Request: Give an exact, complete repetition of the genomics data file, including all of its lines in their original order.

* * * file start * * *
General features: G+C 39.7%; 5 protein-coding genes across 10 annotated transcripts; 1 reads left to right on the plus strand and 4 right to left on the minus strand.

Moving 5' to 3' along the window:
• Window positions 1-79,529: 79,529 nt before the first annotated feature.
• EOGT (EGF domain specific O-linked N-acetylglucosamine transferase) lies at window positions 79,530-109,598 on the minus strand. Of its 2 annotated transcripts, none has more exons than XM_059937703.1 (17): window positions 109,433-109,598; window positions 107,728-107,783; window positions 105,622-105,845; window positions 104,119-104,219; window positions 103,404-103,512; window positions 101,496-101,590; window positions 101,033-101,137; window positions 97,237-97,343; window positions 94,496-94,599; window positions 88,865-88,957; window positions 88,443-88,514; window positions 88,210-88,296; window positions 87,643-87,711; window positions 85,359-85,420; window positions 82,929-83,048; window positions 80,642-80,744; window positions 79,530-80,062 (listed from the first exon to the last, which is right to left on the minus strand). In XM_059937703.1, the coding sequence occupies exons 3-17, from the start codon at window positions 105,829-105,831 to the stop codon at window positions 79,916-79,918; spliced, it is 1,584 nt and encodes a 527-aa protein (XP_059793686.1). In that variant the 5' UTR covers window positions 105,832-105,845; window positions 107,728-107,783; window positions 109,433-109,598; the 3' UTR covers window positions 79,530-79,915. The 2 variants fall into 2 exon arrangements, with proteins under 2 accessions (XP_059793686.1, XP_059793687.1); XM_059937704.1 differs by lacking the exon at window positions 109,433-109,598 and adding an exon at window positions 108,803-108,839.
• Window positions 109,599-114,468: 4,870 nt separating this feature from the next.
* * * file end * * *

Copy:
General features: G+C 39.7%; 5 protein-coding genes across 10 annotated transcripts; 1 reads left to right on the plus strand and 4 right to left on the minus strand.

Moving 5' to 3' along the window:
• Window positions 1-79,529: 79,529 nt before the first annotated feature.
• EOGT (EGF domain specific O-linked N-acetylglucosamine transferase) lies at window positions 79,530-109,598 on the minus strand. Of its 2 annotated transcripts, none has more exons than XM_059937703.1 (17): window positions 109,433-109,598; window positions 107,728-107,783; window positions 105,622-105,845; window positions 104,119-104,219; window positions 103,404-103,512; window positions 101,496-101,590; window positions 101,033-101,137; window positions 97,237-97,343; window positions 94,496-94,599; window positions 88,865-88,957; window positions 88,443-88,514; window positions 88,210-88,296; window positions 87,643-87,711; window positions 85,359-85,420; window positions 82,929-83,048; window positions 80,642-80,744; window positions 79,530-80,062 (listed from the first exon to the last, which is right to left on the minus strand). In XM_059937703.1, the coding sequence occupies exons 3-17, from the start codon at window positions 105,829-105,831 to the stop codon at window positions 79,916-79,918; spliced, it is 1,584 nt and encodes a 527-aa protein (XP_059793686.1). In that variant the 5' UTR covers window positions 105,832-105,845; window positions 107,728-107,783; window positions 109,433-109,598; the 3' UTR covers window positions 79,530-79,915. The 2 variants fall into 2 exon arrangements, with proteins under 2 accessions (XP_059793686.1, XP_059793687.1); XM_059937704.1 differs by lacking the exon at window positions 109,433-109,598 and adding an exon at window positions 108,803-108,839.
• Window positions 109,599-114,468: 4,870 nt separating this feature from the next.